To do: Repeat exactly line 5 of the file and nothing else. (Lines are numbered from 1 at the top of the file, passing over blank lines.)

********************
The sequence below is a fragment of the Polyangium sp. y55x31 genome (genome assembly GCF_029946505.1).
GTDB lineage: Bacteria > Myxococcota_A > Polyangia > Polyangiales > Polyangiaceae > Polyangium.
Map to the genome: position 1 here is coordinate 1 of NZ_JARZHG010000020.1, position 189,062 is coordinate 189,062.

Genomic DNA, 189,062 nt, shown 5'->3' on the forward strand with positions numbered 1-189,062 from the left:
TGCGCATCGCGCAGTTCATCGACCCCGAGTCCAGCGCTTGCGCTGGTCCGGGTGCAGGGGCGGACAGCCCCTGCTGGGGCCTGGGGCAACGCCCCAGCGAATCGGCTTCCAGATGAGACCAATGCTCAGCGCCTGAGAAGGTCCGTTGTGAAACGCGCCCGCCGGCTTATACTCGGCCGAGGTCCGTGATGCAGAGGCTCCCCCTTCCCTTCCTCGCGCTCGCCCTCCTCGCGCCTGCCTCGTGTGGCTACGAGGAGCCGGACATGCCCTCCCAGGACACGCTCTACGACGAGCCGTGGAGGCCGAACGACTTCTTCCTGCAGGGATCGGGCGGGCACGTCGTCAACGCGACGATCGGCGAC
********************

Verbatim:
TGCGCATCGCGCAGTTCATCGACCCCGAGTCCAGCGCTTGCGCTGGTCCGGGTGCAGGGGCGGACAGCCCCTGCTGGGGCCTGGGGCAACGCCCCAGCGAATCGGCTTCCAGATGAGACCAATGCTCAGCGCCTGAGAAGGTCCGTTGTGAAACGCGCCCGCCGGCTTATACTCGGCCGAGGTCCGTGATGCAGAGGCTCCCCCTTCCCTTCCTCGCGCTCGCCCTCCTCGCGCCTGCCTCGTGTGGCTACGAGGAGCCGGACATGCCCTCCCAGGACACGCTCTACGACGAGCCGTGGAGGCCGAACGACTTCTTCCTGCAGGGATCGGGCGGGCACGTCGTCAACGCGACGATCGGCGAC